This strategy helps to preserve the effectiveness of your drenches for more years.
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Pastoral: Managing drench resistance
A comprehensive guide to the problem of drench resistance and how it develops; and how you can slow the development.
Testing drench effectiveness with a DrenchTest
How-to guide to check the efficacy of a drench just used.
Checking for drench resistance with a DrenchCheck-Day10
How-to guide to test the efficacy of drenches using a Worm Egg Count Reduction Test (WECRT).
Drench groups and actives
A table listing each of the groups or classes of drench treatments as well as the specific actives in the class, the worms they target and some example products.
Drench mixtures and combinations
An explanation of how mixtures and products differ and why this is important when choosing drenches.
This tool allows you to search for commercial drench products according to various criteria with the results showing a wealth of information including drench resistance notes, withholding periods and dose rates.
For those who prefer a problem based approach to learning, answer the following questions.
Each of the questions below links further down the page to the answers.
You can also click on each question below to go to WormBoss pages with related information.
Each property has its own drench-resistance profile based on its own drenching history and that of properties from which sheep were sourced. The profile of neighbouring properties can be quite different.
The extent of resistance is only known by testing. Obvious worm control failures may only occur when resistance is quite advanced. In this region, a DrenchCheck-Day10 is the preferred method to check individual drenches at any time. DrenchCheck-Day10s should be considered when any drench is given and it is the most practical and cost-effective method of testing drenches in this region.
While a DrenchTest or Worm Egg Count Reduction Test (WECRT) is the most accurate test for drench resistance, this test is rarely feasible in this region as infections are often not high enough and when they are, they may be unexpectedly high and need swift treatment or are in lambs at weaning, which should not be put at risk in aDrenchTest.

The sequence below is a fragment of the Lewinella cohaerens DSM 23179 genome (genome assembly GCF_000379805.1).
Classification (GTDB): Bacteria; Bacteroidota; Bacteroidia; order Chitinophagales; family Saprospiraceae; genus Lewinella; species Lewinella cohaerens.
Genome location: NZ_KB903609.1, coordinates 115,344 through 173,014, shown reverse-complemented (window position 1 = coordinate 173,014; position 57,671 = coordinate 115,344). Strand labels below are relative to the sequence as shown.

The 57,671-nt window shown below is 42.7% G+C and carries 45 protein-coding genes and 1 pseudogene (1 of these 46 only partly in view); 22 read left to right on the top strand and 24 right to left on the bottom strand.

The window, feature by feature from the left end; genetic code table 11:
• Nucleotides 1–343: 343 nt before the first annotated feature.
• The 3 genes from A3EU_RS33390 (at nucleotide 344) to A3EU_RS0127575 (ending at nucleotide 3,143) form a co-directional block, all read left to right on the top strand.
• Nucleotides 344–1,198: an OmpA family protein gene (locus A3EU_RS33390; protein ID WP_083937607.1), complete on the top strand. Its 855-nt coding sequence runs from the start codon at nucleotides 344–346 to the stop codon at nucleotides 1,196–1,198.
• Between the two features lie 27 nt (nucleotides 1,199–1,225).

The first WormTest within the DrenchCheck-Day10 is done up to 10 days before a mob is drenched with a short-acting drench and the second is done exactly between 10 and 14 days after the mob is drenched (testing earlier or later than 10–14 days can be inaccurate).
3. Name 3 factors associated with choosing and using drenches that can contribute to the development of drench resistance.
*When rotating drenches the current drench would ideally exclude any groups that were used the previous time. However, in practice, ensure the current drench has at least one effective active from a drench group that was not used the previous time.
‘Quarantine’ drench all sheep (including rams) new to the property.
Use a combination of no less than 4 unrelated drench actives with at least one of these being the newest drench actives: monepantel (Zolvix®) or derquantel (with abamectin—Startect®). This can be done using multi-active (combination) and/or single-active products concurrently—up the race with one product, then up the race again with the next.
Do not mix different drenches unless the label states you can, as different products may be incompatible.
A combination contains two or more active ingredients that each target the same worms. The chance of a worm being resistant to all active ingredients in the combination is much lower than for each individual active on its own.
A mixture contains two or more active ingredients, but the actives target different worms. These give the convenience of a single drench when quite different worms are targeted; however, they should be considered 'single-active' against each worm.
Links to the learning topics for Pastoral